Wittgenstein proposed in his later philosophy the concept of family resemblance to describe groups which cannot be defined by a single (or simple set) of common features but instead display (from the SEP):
There is no reason to look, as we have done traditionally—and dogmatically—for one, essential core in which the meaning of a word is located and which is, therefore, common to all uses of that word. We should, instead, travel with the word’s uses through “a complicated network of similarities overlapping and criss-crossing” (PI 66). Family resemblance also serves to exhibit the lack of boundaries and the distance from exactness that characterize different uses of the same concept. Such boundaries and exactness are the definitive traits of form—be it Platonic form, Aristotelian form, or the general form of a proposition adumbrated in the Tractatus. It is from such forms that applications of concepts can be deduced, but this is precisely what Wittgenstein now eschews in favor of appeal to similarity of a kind with family resemblance.
Now consider a typical pattern recognition/machine learning problem: We have a set of photos some of which are of trees and some which are not. We want to classify them into two groups "photos of trees" and "photos of other things". No single criterion ("trunk/no trunk", "leaves/no leaves" , "green/not green") exists for deciding whether the photo is that of a tree or not, but a suitable pattern recognition algorithm such as a neural network or support vector machine will easily be able to separate the two classes of photos.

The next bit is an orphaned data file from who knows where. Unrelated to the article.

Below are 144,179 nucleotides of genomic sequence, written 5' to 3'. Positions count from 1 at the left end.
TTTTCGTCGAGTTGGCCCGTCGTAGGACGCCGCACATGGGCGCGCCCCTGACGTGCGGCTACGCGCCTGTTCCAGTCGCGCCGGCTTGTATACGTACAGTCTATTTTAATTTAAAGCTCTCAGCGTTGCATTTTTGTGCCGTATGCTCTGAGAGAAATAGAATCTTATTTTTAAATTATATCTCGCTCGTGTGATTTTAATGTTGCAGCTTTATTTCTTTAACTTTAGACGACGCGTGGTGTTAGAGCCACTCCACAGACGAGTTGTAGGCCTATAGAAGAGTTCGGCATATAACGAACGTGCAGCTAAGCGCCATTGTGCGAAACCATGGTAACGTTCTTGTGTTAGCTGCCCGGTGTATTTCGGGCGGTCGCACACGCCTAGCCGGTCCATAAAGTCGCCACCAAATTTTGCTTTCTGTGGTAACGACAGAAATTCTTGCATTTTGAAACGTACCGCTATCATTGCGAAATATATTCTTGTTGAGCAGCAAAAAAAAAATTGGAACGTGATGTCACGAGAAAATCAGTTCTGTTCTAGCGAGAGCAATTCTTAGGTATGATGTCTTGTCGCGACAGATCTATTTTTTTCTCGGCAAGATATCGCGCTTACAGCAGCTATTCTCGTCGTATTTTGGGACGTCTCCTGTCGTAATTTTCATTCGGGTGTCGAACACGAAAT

The thing about how such algorithms work: there is a sharp boundary between the two classes, it's just that it's too complicated to represent with a simple function or set of if-then rules. It can only be represented in a high dimension feature space which can't be visualized in 2D or 3D, but a sharp decision boundary still exists, otherwise the algorithms wouldn't work.
Based on this consideration, does Wittgenstein's family resemblance really boil down to a lack of sufficient knowledge?
Is Wittgenstein wrong when he says that no boundaries or exact distances can be described for such notions? They can, they are just too complex to be described in a simple fashion?
Or are there examples of family resemblance where no sharp boundary can be found no matter how complex the representation we use?